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SilentBob Is Was Dead
Tuesday 3rd April, 2007 16:42 Comments: 3
Long Live SilentBob. Or at least I hope that's the case tomorrow morning when I bring in a spare hard disk (IDE), graphics card (ripped from my P4 server that's currently idle) and RAM (also from the P4) and - importantly - an XP SP2 CD I can boot off. I'm not entirely sure what's at fault with my quiet little server in the office. I doubt it's the RAM as it's running at stock and has worked perfectly (and the BSOD on bootup occurs no matter which stick is installed), I doubt it's the graphics card as it appears to be working with the monitor right up until it briefly displays the Windows logo and then a flashing BSOD (Safe Mode gets as far as mup.sys and then it reboots, Google suggests it's a hardware fault too, or perhaps a corrupt registry), I've even ripped out the second network card I was using (as the onboard Gigabit LAN doesn't particularly like working with the 10MB hub), so my money is on the 200GB SATA hard disk, which has been used constantly for nearly 3 years. I think there's a couple months left of the warranty. It's still a pain. I suspect I can grab the data off the SATA disk. It might even be some random corruption that I can fix and then switch the disks back over. The server desn't do much, so it shouldn't take too long to install Windows, all the updates, and some applications (and hopefully copy some tools and scripts off the SATA drive). It also gives me a good excuse to permanently switch the graphics card and use the 7600GS in the P4 machine, leaving the 2MB ATI card, as I never have the server hooked up to a monitor (unless, like today, it doesn't come back up after a restart). That trusty 2MB card has been very useful over the years. I believe it's my first ever graphics card, taken from a Gateway 2000 P5-75.
Avatar Robert - Wednesday 4th April, 2007 09:39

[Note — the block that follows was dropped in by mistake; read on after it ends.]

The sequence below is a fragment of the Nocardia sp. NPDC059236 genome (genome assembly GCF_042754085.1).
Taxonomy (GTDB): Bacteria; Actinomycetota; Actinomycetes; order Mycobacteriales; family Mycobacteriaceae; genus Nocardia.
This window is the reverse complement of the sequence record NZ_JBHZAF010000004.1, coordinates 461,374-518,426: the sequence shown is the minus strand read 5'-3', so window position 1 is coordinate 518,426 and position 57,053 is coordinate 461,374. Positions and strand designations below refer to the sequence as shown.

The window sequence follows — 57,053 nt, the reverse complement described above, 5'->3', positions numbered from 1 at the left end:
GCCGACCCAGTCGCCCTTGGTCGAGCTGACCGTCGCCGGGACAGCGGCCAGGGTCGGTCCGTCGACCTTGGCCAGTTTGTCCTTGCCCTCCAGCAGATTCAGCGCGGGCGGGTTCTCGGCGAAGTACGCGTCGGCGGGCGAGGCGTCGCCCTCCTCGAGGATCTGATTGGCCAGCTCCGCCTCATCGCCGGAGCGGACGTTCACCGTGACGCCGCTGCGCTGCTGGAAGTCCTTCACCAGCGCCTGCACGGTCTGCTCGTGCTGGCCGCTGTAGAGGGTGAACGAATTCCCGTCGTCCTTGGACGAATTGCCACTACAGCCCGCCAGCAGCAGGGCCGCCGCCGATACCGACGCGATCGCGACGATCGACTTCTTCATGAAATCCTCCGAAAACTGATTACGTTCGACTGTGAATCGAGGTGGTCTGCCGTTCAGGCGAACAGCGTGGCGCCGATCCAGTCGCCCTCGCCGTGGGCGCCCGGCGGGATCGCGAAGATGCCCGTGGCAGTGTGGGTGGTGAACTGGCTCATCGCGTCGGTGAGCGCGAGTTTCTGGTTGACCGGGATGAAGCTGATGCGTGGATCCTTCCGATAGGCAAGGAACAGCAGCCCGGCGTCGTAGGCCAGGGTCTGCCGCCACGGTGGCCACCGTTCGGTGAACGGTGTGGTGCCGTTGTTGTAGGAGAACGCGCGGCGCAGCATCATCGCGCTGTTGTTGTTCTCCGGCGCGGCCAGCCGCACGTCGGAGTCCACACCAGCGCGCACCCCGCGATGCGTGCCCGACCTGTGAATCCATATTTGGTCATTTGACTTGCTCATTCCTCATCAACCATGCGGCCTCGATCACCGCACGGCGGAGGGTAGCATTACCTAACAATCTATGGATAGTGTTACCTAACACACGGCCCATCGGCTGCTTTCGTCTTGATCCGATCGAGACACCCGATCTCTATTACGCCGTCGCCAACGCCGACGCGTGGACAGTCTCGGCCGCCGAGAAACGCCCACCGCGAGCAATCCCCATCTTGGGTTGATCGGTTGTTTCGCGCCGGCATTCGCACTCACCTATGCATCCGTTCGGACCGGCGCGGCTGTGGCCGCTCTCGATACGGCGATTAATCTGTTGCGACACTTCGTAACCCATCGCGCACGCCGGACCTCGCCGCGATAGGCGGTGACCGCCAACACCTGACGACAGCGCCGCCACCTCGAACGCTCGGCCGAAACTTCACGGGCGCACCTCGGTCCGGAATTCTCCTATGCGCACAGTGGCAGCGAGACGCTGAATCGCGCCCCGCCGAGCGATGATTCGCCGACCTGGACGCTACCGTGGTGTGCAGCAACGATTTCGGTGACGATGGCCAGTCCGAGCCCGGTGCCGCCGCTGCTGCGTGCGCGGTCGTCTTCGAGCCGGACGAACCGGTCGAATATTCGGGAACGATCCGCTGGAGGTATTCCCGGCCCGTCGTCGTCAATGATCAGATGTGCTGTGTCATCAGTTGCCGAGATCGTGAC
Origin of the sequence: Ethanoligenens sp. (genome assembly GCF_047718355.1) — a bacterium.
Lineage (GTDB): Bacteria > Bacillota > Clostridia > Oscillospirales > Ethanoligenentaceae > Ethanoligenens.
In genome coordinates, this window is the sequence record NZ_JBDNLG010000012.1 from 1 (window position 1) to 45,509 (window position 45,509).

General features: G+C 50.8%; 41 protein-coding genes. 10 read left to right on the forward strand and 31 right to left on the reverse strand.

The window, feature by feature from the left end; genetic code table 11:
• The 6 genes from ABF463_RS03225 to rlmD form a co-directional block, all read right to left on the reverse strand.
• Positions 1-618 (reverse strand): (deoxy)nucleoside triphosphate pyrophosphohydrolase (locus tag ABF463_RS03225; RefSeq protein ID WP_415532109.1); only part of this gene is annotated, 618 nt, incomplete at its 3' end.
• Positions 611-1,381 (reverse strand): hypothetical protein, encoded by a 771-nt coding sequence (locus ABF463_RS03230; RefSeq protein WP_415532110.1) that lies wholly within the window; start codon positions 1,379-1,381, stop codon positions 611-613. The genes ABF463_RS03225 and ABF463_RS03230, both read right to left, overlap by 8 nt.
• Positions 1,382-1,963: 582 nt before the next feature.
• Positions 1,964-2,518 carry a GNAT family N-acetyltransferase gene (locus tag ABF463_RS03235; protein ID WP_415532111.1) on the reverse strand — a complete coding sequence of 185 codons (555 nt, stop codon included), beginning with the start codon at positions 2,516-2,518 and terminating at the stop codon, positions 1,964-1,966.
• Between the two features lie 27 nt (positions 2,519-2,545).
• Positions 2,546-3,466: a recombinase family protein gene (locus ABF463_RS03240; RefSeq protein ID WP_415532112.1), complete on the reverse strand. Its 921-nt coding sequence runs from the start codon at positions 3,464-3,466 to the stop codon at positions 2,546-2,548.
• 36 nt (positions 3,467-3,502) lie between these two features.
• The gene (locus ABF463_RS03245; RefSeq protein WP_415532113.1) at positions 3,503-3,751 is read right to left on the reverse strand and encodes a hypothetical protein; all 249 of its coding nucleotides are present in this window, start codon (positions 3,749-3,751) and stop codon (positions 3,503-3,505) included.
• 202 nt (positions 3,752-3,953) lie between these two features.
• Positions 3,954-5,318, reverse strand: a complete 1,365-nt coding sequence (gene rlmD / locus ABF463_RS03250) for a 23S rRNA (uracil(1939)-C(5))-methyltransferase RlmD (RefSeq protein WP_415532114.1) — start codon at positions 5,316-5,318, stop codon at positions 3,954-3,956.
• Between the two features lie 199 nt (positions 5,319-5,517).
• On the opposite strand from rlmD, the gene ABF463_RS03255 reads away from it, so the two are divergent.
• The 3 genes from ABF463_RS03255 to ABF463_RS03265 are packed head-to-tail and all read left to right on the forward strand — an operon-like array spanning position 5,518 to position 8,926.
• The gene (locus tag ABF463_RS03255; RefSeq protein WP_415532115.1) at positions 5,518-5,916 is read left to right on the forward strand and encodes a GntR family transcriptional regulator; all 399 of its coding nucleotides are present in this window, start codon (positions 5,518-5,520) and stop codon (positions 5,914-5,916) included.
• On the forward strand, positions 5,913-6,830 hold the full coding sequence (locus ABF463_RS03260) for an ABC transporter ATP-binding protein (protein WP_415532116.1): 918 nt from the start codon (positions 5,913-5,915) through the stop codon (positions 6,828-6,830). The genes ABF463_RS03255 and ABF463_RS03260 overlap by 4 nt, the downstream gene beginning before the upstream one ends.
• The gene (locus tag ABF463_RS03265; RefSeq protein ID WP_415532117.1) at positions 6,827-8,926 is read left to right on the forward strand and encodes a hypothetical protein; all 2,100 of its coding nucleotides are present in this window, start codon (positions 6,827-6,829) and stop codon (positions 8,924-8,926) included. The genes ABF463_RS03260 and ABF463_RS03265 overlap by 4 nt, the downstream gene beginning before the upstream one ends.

It's not looking good so far, my first attempt at installing XP (after switching the graphics card and hard disks) resulted in a BSOD as Windows Setup tries to load Windows (STOP: 0x0000007b), the bit where you skip... I mean read the license agreement and then choose the disk you're installing it to. I'm wiping the IDE hard disk now, as it contains my old Vista x64 installation, in the hope that it'll be less confused. In better news, after switching the 7600GS for the ATI Mach64, I think I can ditch the 120mm fan at the side of the case. And I don't have to worry about carrying around my DVI-VGA adaptor.

EDIT: It might be some sort of conflict between the SATA DVD-ReWriter and the IDE HDD, I read on a forum that - depending on how the drives are configured in the BIOS - Windows can confuse optical drives for hard drives. I might have to have another fiddle with the settings.

EDIT2: After fiddling with the BIOS I've changed a few settings that probably won't make a difference, but I changed the SATA setting from Enhanced to Compatible and with the blank hard drive I was able to get all the way into Windows Setup (currently copying files, so it's looking good so far). I'm tempted to hook the SATA drive back up and see what happens, but I don't particularly trust the disk anymore. I lose faith in hard disks fairly easily, and I usually have enough spare to be able to sacrifice them. It's a shame, as it's a nice 200GB SATA hard disk.
Avatar Robert - Wednesday 4th April, 2007 11:18
Okay, so I decided to boot off the SATA drive with the new BIOS settings and all appears to be well. I went in using Safe Mode, as I'd installed a PCI graphics card to replace the much better PCI Express card, it picked up the new hardware, I installed a few things from Microsoft Update, and a reboot later and everything's back to normal. So I'm quite happy. I'm keeping the spare disk, IDE cable and copy of WinXP+SP2 to hand, just in case.
Avatar Robert - Thursday 12th April, 2007 11:05
My dad had a related problem with another machine after he moved the old hard disks into the new case, I talked him through changing the BIOS setting from "Enhanced" to "Compatible" and after that he was able to activate Windows (it was originally claiming the legitimate key was invalid, when it clearly wasn't). I'm not sure why we both had problems with SATA drives, maybe it's just a nasty coincidence. I still don't like the idea of running them as "Compatible", especially if it stops me using 2 of the 4 SATA connectors on the motherboard.
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